Proctor and Gamble could have chosen to make different modifications to their current selection of mops.  Their designers might have hypothesized that by creating a mop with a more ergonomically correct handle, they would have helped the average person by reducing the strain that mopping puts on on us when we are cleaning floors.  Or they could have assumed that a better spring-loaded squeezing mechanism would help people by more thoroughly wringing out the mop itself.  They might have guessed that a change in packaging and appearance to capture the attention of the shopper with a sleek, modern looking mop  would have boosted sales over their competitors.  But through observation and empathy for the end-user in human-centered design, Proctor and Gamble created something that is a now lexicon (“I just need to Swiffer the floor before our company comes over for dinner!”) and to date nets more than $500 million dollar per year in sales.

Not unlike Proctor and Gamble, with their suite of products they offer to consumers, schools have their current selection of classes, courses, educators, extracurricular activities, communication tools, services, and facilities that they provide to their school community. Collectively, these different points comprise the spaces where schools interact with their learner community.   IDEO uses the term “touch-point”, and considers “every product touch-point as an opportunity to surprise, delight and deliver benefits to users.”  If we think of a learner in the community as the user that IDEO refers to, we too have opportunities in education:  we can take the different “touch-points” that we have with students, parents and teachers and turn them into experiences that “surprise, delight, and deliver benefit”.   But these points of contact are opportunities, and opportunities alone: how we choose to approach these opportunities in our schools is very much up to us.

So how do we get started on getting a better understanding of these interactions that take place with our school or district?  While there are dozens of face-to-face, personal experiences that take place each day, and even more examples of abstract experiences such as those that visitors get when they walk in through the front entrance of our school or read our newsletter, we need to have a narrower focus:  a useful way to start might be to consider three experiences that our each of our students, parents, and educators have with our school or district. But not just any three experiences, let’s pick three ‘high impact’ or “HI” experiences.   

For our purposes, let’s define a HI experience as one which has the potential to significantly impact the culture and/or learning environment of our school.  

In other words, if these HI experiences were exceptionally effective, and we ‘delighted’ this group with these experiences, the learning environment would change significantly for the better.  For example, while ensuring that our school grounds are neat and free of litter is important, it is unlikely that having a litter-free playground will result in a dramatic change to the learning in classrooms.  And although having a litter-free school property might be a challenge that would benefit from a Learner-Centered Design approach at some point, we must prioritize the learning environment first--as we know, with finite amounts of time and stretched budgets, we can only focus on what is truly going to make a difference to teaching and learning.  We can use the chart below to determine three HI experiences for students, for parents, and for educators.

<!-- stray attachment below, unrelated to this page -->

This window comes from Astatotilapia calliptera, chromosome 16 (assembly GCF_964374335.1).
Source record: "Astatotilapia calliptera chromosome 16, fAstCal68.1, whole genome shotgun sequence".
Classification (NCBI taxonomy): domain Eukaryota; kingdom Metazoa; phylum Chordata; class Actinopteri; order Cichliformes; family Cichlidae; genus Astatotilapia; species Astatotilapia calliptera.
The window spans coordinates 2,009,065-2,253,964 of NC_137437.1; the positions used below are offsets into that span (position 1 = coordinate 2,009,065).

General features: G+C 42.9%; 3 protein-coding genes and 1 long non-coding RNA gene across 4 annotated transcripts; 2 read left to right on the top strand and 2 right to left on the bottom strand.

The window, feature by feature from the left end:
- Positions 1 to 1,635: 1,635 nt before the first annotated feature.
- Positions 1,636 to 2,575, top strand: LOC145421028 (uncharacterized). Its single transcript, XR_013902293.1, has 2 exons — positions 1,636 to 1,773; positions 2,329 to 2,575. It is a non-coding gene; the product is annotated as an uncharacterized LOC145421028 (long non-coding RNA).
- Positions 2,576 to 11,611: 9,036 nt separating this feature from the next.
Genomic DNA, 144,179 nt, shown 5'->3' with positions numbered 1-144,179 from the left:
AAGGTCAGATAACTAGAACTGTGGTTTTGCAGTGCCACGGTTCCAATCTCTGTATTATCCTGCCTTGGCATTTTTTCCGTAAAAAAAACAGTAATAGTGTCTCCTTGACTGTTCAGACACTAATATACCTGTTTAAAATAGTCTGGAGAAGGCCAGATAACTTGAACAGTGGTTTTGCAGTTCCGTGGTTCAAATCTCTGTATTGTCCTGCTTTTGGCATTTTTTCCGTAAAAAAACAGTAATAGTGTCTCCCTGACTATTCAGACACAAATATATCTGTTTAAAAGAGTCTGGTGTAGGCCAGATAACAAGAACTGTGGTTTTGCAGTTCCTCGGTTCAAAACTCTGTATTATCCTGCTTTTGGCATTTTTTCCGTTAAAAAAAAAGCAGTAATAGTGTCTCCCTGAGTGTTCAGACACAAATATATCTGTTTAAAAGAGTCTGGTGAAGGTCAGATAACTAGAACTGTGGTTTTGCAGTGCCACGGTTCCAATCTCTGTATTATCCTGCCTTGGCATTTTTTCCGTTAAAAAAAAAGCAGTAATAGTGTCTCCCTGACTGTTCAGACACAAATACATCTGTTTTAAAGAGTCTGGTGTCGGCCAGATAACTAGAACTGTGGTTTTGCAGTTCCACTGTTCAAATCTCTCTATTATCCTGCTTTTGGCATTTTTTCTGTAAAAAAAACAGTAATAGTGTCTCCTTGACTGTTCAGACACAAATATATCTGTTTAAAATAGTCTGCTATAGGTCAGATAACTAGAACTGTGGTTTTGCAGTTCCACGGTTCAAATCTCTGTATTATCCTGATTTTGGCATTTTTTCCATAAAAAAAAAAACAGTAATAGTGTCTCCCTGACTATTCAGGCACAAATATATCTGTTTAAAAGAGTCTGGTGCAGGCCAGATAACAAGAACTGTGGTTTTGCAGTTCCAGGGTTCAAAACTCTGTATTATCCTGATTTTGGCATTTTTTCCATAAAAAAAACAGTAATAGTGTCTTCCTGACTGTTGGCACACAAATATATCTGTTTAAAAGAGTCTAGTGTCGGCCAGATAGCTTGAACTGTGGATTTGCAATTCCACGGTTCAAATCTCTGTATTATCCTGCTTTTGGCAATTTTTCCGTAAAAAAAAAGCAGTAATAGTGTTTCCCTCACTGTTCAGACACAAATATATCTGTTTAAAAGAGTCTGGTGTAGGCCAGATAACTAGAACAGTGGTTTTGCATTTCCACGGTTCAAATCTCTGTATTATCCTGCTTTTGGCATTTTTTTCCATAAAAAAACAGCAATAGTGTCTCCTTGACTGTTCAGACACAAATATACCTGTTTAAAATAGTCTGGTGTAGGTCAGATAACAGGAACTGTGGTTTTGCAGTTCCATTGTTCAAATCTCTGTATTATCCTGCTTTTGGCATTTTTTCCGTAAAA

HI Experience

Figure 1 Determining HI experiences.

For example, a school leader might choose to fill out the chart like this:


HI Experience
Classroom Learning
Communication of learning
Faculty meetings
Teacher Relationships
Parent-Teacher Conferences
Professional Development
Extracurricular Opportunities
Front Office
Collaboration Time
Figure 2 Sample of HI experiences.

Once we have brainstormed some ideas of HI experiences, it is important to stop and reflect:  if our school had a process that transformed each of these touch-points into experiences that were not just satisfactory, they were truly exceptional for these learner groups, would we believe that we were changing the school experience?  

A way to assess your responses to this question might be to examine each column in Figure 2 in a vertical fashion.  In the 'Educators' column, for example, if a newly hired teacher was talking to a veteran faculty member at your school, and your staff member told them that this school was known across the school district for its outstanding faculty meetings, engaging professional development opportunities, and meaningful collaboration time with colleagues, do you believe that new teacher would be excited to be a member of your staff?  Under 'Students', if a new student was moving to town, and when they came to your school for orientation, one of your current students told them “The learning we do in our classrooms is wicked, our teachers care about us SO much, and we have a sick sports program!”, do you think that new student would want to come to your school?  Conversely, do you think a parent’s ears might perk up when they overhear another parent in the Starbucks lineup say “Wow, last night I went to the worst Parent-Teacher interviews I have ever attended.  We couldn’t find his teachers, the front office told us we should have been more prepared, and when we finally got to the interviews, the teacher kept calling our son “Jack” instead of Jake.  The night was horrible.”  If the items that you listed in Figure 2 have the potential to elicit responses such as these, you likely are on the right track.